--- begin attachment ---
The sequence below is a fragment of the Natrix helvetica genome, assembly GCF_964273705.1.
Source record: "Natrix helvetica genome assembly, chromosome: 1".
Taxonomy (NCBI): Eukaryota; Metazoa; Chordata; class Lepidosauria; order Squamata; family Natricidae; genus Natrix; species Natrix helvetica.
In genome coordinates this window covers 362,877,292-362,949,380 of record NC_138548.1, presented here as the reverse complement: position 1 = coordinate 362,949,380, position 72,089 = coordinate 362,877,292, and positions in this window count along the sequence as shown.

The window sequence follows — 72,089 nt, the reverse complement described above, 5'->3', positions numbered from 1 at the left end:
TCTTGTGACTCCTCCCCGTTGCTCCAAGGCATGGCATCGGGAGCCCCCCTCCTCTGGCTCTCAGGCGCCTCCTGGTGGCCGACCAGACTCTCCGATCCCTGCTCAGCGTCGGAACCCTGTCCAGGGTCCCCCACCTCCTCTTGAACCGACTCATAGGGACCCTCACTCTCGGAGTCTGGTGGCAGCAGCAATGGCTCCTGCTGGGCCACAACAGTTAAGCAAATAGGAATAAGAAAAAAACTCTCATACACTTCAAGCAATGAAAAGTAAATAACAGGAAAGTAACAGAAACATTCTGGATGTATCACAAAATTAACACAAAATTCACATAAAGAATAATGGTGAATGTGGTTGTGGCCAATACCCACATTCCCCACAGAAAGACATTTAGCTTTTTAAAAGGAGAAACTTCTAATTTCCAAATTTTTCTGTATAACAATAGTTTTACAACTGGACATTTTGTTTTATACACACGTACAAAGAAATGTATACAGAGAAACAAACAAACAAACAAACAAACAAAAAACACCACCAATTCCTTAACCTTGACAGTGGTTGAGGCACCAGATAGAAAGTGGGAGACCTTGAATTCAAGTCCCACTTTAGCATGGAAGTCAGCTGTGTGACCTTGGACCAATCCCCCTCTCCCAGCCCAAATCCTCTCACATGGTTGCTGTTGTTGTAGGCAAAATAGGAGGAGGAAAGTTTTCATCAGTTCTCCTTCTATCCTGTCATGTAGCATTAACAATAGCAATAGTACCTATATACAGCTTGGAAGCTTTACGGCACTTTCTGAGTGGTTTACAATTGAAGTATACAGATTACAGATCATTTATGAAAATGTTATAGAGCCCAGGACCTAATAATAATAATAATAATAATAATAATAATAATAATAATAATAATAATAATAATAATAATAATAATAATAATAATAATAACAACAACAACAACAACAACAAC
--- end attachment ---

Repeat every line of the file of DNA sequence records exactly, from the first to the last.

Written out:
The sequence below is a fragment of the Natrix helvetica genome, assembly GCF_964273705.1.
Source record: "Natrix helvetica genome assembly, chromosome: 1".
Taxonomy (NCBI): Eukaryota; Metazoa; Chordata; class Lepidosauria; order Squamata; family Natricidae; genus Natrix; species Natrix helvetica.
In genome coordinates this window covers 362,877,292-362,949,380 of record NC_138548.1, presented here as the reverse complement: position 1 = coordinate 362,949,380, position 72,089 = coordinate 362,877,292, and positions in this window count along the sequence as shown.

The window sequence follows — 72,089 nt, the reverse complement described above, 5'->3', positions numbered from 1 at the left end:
TCTTGTGACTCCTCCCCGTTGCTCCAAGGCATGGCATCGGGAGCCCCCCTCCTCTGGCTCTCAGGCGCCTCCTGGTGGCCGACCAGACTCTCCGATCCCTGCTCAGCGTCGGAACCCTGTCCAGGGTCCCCCACCTCCTCTTGAACCGACTCATAGGGACCCTCACTCTCGGAGTCTGGTGGCAGCAGCAATGGCTCCTGCTGGGCCACAACAGTTAAGCAAATAGGAATAAGAAAAAAACTCTCATACACTTCAAGCAATGAAAAGTAAATAACAGGAAAGTAACAGAAACATTCTGGATGTATCACAAAATTAACACAAAATTCACATAAAGAATAATGGTGAATGTGGTTGTGGCCAATACCCACATTCCCCACAGAAAGACATTTAGCTTTTTAAAAGGAGAAACTTCTAATTTCCAAATTTTTCTGTATAACAATAGTTTTACAACTGGACATTTTGTTTTATACACACGTACAAAGAAATGTATACAGAGAAACAAACAAACAAACAAACAAACAAAAAACACCACCAATTCCTTAACCTTGACAGTGGTTGAGGCACCAGATAGAAAGTGGGAGACCTTGAATTCAAGTCCCACTTTAGCATGGAAGTCAGCTGTGTGACCTTGGACCAATCCCCCTCTCCCAGCCCAAATCCTCTCACATGGTTGCTGTTGTTGTAGGCAAAATAGGAGGAGGAAAGTTTTCATCAGTTCTCCTTCTATCCTGTCATGTAGCATTAACAATAGCAATAGTACCTATATACAGCTTGGAAGCTTTACGGCACTTTCTGAGTGGTTTACAATTGAAGTATACAGATTACAGATCATTTATGAAAATGTTATAGAGCCCAGGACCTAATAATAATAATAATAATAATAATAATAATAATAATAATAATAATAATAATAATAATAATAATAATAATAATAATAATAACAACAACAACAACAACAACAAC